User Tools

Site Tools


Sidebar

Dave Orme muses about data-first development.

My current work emphasizes data engineering and analysis using Kubernetes, Clojure, Scala, Eclipse, and Google Cloud Platform or AWS.


Blog

The Cloud

Scala, Clojure, and FP

Data-First Development

Agile

Older work

Coconut Palm Software home


Donate Bitcoin:

1Ecnr9vtkC8b9FvmQjQaJ9ZsHB127UzVD6

Keywords:

Kubernetes, Docker, Streaming Data, Spark, Scala, Clojure, OSGi, Karaf, GCP, AWS, SQL

Disclaimer:

Everything I say here is my own opinion and not necessarily that of my employer.

blog:eclipse_rcp_vs._rcplite_vs._naked_swt

Eclipse RCP vs. RCPLite vs. naked SWT

When should one code in Eclipse RCP? When should one choose naked SWT? And when should one choose RCPLite, the new middle-ground?

I tried to answer some of these questions in the following message I posted to the Eclipse.platform newsgroup. I thought it might help some other folks, so I'm presenting a slightly updated version of it here as well.

    Subject: Re: standalone SWT versus RCP
    From: David Orme 
    Date: Thu, 22 Jul 2004 13:33:02 -0500
    Newsgroups: eclipse.platform

    andrew mcintyre wrote:

    > Could somebody contrast the advantages/disadvantages of going down
    >the standalone SWT development path versus the RCP path? Especially
    >with draw2d involved?  I'm leaning toward the RCP path because it
    >looks simpler but what do I know, I'm a raw newbie.

    RCP

    + Provides higher-level application framework than SWT; more
    productive if you need its features and like (& can accept) its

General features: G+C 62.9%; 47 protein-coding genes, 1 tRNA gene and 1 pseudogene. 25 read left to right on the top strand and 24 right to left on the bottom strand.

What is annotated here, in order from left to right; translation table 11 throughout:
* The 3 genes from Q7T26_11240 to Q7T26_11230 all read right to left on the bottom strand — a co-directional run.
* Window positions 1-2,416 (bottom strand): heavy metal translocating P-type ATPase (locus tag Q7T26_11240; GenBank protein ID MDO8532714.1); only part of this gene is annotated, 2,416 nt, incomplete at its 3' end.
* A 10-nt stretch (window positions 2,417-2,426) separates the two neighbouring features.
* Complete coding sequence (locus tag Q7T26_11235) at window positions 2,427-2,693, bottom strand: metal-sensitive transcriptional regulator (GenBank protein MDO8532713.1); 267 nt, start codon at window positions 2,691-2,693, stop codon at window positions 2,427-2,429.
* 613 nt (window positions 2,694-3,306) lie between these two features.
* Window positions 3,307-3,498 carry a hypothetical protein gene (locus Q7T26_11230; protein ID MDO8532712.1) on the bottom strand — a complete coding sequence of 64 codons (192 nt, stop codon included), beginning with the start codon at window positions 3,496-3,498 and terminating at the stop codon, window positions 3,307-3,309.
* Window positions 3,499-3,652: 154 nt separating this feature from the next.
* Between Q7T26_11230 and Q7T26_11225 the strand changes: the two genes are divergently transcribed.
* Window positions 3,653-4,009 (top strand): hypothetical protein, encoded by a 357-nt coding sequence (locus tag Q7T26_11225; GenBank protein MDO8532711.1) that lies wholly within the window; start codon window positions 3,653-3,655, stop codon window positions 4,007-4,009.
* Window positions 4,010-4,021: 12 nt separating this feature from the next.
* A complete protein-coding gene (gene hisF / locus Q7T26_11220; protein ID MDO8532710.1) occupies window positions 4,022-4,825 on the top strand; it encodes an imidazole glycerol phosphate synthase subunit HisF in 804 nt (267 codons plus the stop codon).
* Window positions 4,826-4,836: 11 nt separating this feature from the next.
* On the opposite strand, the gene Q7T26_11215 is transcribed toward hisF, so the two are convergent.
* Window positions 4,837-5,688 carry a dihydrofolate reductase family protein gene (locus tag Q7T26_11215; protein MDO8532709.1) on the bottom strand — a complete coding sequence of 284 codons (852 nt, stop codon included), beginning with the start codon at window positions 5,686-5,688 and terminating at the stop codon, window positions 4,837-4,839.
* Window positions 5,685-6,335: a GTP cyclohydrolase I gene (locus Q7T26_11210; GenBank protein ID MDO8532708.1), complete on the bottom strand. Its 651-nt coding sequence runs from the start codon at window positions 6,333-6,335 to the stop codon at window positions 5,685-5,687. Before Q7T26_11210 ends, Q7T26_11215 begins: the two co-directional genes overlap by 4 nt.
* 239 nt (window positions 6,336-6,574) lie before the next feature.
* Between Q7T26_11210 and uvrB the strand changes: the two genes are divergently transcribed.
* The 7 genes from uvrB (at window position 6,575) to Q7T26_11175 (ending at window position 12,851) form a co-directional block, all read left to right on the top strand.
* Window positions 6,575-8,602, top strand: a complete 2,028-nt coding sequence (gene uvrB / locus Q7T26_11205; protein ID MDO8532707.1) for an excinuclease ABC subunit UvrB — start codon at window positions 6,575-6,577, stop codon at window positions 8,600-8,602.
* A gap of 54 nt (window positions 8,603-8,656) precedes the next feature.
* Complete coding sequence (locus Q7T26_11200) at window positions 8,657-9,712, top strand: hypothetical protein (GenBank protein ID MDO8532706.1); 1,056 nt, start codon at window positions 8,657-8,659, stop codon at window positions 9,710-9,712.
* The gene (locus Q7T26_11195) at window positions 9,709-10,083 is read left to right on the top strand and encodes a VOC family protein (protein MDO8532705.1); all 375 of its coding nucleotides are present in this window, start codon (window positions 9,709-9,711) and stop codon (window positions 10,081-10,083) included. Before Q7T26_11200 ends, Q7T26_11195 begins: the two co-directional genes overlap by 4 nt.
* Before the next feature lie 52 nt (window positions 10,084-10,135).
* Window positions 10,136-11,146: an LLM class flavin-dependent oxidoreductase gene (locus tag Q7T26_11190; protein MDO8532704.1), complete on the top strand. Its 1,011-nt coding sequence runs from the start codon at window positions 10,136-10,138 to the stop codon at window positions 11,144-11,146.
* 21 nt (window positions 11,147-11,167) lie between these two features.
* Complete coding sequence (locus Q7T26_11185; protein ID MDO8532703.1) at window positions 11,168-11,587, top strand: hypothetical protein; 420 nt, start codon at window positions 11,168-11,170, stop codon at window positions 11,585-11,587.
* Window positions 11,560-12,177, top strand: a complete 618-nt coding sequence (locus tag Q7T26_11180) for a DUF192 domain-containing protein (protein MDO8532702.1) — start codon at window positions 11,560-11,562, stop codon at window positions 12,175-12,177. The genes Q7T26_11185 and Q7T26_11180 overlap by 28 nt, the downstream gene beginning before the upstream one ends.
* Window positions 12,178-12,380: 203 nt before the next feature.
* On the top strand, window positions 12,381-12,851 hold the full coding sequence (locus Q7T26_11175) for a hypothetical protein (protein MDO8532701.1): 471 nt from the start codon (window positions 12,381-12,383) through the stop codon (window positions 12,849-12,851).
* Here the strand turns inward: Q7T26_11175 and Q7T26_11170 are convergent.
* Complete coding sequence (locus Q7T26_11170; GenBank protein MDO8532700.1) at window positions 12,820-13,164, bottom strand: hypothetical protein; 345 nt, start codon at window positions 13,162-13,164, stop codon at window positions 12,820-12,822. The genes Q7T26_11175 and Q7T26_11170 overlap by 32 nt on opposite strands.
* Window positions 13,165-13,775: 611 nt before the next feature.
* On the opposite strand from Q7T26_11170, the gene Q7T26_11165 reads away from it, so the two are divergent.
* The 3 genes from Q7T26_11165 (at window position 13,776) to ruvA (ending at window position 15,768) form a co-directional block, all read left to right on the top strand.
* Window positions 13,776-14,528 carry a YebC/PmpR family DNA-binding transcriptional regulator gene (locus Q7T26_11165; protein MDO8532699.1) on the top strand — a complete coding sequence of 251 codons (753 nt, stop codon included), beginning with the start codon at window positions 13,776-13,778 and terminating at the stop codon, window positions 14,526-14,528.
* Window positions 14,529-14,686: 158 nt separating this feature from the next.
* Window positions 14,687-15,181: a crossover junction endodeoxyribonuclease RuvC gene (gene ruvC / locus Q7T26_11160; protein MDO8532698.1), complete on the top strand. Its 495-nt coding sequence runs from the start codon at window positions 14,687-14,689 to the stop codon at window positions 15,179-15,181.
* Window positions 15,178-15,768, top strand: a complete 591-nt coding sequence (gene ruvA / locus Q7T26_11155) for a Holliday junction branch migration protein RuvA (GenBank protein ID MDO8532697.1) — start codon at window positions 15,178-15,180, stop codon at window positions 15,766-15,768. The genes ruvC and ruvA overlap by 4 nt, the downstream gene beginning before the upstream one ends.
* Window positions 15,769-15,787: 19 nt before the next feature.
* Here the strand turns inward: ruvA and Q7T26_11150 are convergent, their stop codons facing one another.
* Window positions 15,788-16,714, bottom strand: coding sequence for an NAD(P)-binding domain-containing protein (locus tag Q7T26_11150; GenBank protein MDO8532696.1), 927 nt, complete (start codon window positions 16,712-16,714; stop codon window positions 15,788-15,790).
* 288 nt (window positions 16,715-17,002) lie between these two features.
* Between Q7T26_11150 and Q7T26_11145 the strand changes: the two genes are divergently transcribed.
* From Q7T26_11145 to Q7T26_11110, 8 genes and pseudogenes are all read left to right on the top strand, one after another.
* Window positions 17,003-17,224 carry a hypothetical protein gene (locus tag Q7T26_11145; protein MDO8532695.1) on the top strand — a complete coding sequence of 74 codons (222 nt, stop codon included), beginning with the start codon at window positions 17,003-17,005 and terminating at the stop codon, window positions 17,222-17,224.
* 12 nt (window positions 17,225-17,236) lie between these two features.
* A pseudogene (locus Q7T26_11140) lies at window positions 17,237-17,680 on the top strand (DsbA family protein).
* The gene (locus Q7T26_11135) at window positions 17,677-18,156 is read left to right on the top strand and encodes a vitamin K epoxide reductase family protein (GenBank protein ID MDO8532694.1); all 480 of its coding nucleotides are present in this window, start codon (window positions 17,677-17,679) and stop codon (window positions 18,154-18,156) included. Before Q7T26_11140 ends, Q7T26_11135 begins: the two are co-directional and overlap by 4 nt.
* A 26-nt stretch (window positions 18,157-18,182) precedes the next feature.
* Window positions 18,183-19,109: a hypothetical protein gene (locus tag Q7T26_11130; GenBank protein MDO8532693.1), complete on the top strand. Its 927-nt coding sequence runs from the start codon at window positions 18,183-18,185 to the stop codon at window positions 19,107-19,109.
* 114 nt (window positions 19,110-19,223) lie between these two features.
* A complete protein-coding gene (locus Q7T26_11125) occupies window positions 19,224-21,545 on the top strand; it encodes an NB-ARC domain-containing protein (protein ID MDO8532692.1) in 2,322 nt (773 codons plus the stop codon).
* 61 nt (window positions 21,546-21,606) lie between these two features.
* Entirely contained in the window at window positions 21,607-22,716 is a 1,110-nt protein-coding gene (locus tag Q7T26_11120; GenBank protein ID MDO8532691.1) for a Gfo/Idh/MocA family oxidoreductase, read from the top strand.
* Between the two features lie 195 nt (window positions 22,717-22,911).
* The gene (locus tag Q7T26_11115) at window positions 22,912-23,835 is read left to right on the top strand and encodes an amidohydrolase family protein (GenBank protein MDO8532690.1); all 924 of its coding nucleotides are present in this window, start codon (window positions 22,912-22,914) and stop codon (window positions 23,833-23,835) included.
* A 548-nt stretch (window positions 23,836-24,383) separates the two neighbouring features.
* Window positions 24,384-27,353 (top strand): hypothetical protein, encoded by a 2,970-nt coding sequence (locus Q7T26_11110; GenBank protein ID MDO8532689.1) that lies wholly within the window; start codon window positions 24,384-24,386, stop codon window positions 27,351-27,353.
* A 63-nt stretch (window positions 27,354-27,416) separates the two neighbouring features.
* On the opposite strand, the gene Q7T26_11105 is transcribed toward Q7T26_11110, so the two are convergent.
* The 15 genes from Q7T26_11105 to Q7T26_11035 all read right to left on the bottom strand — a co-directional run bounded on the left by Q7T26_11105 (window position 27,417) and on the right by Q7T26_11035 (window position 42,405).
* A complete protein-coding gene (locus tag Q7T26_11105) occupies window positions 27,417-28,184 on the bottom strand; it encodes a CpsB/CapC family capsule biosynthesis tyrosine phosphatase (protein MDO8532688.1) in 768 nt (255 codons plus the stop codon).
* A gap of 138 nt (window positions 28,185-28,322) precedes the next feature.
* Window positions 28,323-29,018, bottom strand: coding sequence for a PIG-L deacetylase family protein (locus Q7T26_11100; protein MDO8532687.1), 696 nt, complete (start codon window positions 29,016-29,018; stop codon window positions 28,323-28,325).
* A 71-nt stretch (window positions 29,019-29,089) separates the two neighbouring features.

general design approach.

    + Can include Eclipse's update manager if you need to supply software
    updates dynamically to clients.  This alone could be RCP's killer app
    if you're a corporate developer.

    + If your application's UI has to scale to huge, epic sizes (like
    Eclipse's UI has to be able to scale), RCP helps a lot.

    - For small to medium-sized applications that aren't updated often or
    are client-side-only, RCP is large, heavyweight, and slow.  All that
    dynamic UI stuff that helps so much if your UI has to scale to large
    numbers of features can just get in the way if you have small and
    simple requirements.

    SWT (by itself)

    + Small, lightweight, performant.

    + Is low-level.  You can code almost anything in it.

    - Is low-level.  Although you can code almost anything in it, it's so
    low-level it sometimes feels like you have to code everything in it.

    There's a third option not being talked about much, and that is the
    SWTworkbench RCPLite framework.  RCPLite is intended to sit in the
    middle-ground between naked SWT and Eclipse's full-blown RCP.  Here's
    roughly how it stacks up:

    RCPLite (http://www.swtworkbench.com/devzone/rcplite/index.shtml):

    + Small, lightweight, performant.  It's designed to be as thin a layer
    as possible on top of SWT and still provide application framework
    features.

    + Imitates the best features of Eclipse's UI and programming model and
    improves on a few of them.  Most notably these include perspectives, a
    unified view/editor model, and the Action framework (for menu bar and
    tool bar management).

    + Retains Eclipse 2.1's native look & feel.

    + A much simpler programming model than Eclipse's.

    - What you gain in simplicity you lose in UI scalability.  RCPLite
    isn't designed to be able to support as many features in the
    application UI as Eclipse can (yet it's designed to support a
    reasonable-sized app; for example, one could rewrite Quicken(tm) using
    it just fine).

    - No update manager for RCPLite (yet).

~~LINKBACK~~ ~~DISCUSSION:closed~~

blog/eclipse_rcp_vs._rcplite_vs._naked_swt.txt · Last modified: 2014/10/17 22:08 (external edit)